John Tyrrell comes from a farming background in County Dublin and is a graduate of University College Dublin with an Honours Degree in Agricultural Science, specialising in Animal Production.
Between 1975 and 1978, he worked with ADAS in the UK as a Dairy Husbandry Advisor. In 1978 he joined the Irish Co-operative Organisation Society (ICOS), the umbrella organisation for agricultural co-operatives in Ireland. In 1990, he was appointed Director General of ICOS. He has been deeply involved in the major structural changes which have occurred in the Irish co-operative sector since 1990 including the mergers of co-operatives. This has included chairing of merger negotiations. He has also played an active role in the development of the Irish position on the Common Agricultural Policy, and is on a number of expert groups which the Irish Government has set up to advise an food and agriculture policy.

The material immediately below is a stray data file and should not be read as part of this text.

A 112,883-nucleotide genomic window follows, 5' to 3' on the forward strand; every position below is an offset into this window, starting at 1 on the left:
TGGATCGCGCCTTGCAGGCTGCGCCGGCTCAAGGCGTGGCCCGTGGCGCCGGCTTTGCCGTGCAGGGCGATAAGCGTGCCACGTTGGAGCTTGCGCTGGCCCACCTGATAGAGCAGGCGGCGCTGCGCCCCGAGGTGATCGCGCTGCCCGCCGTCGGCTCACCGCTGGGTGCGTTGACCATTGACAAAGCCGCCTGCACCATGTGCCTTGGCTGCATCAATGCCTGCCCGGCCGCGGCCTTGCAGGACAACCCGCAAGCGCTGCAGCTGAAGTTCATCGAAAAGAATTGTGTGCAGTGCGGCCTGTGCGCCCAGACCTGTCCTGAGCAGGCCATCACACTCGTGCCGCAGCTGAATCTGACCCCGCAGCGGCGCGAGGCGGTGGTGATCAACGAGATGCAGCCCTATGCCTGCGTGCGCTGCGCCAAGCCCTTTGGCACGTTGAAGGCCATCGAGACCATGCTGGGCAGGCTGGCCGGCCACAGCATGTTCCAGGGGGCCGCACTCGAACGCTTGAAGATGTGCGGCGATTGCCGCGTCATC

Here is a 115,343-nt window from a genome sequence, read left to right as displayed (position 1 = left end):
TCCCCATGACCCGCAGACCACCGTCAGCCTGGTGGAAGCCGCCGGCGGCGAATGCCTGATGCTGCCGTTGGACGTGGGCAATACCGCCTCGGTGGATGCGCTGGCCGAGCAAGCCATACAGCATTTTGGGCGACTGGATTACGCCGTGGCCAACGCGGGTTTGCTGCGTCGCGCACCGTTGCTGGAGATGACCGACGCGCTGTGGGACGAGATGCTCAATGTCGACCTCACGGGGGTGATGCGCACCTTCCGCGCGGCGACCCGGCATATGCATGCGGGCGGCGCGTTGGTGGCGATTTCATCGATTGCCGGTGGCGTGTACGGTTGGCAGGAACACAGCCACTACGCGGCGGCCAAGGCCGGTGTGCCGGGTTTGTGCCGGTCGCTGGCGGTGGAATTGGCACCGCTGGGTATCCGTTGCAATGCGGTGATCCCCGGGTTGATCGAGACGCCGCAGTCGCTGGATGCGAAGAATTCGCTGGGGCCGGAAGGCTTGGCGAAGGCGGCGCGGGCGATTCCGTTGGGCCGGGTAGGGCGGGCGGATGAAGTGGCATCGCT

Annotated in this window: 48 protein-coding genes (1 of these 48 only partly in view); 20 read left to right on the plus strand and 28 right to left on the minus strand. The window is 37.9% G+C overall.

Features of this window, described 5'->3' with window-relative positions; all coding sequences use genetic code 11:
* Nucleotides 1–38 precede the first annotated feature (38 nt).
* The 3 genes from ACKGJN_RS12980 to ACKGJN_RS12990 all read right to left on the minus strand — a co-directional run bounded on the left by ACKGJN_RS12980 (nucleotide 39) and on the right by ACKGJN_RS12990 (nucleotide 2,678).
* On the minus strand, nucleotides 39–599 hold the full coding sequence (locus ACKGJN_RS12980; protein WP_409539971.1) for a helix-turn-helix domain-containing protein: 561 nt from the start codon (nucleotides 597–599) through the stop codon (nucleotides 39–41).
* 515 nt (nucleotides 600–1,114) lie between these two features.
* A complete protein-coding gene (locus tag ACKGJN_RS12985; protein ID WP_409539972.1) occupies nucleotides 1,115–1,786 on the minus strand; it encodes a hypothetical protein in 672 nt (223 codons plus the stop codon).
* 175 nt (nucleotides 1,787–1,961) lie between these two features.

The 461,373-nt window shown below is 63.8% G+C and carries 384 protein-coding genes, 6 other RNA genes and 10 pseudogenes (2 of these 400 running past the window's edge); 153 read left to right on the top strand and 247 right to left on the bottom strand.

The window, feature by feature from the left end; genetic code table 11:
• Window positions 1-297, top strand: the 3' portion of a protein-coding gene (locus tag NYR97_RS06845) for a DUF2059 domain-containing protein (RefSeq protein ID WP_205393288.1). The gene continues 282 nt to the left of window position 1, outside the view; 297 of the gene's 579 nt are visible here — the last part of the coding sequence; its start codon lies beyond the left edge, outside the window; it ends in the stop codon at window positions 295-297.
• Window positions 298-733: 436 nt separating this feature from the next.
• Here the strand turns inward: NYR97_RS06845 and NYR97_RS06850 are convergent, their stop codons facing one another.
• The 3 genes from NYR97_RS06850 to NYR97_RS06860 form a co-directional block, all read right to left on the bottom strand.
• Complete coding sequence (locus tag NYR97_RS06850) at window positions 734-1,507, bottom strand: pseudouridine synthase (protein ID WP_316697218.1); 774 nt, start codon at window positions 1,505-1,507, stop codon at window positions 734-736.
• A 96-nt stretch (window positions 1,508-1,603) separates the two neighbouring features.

ICOS advises co-operatives on policy issues, including sectoral policy, co-operative structures and representation of co-operatives’ interests at national and international level. It also provides a wide range of services for co-operatives and has long been involved in facilitating the re-organisation of the Irish dairy sector.
He was Vice President of COGECA, the European Association of Agricultural and Fishing Co-operatives from 1996-99. He is also a member of a number of European Advisory Committees including the Common Agricultural Policy Advisory Committee.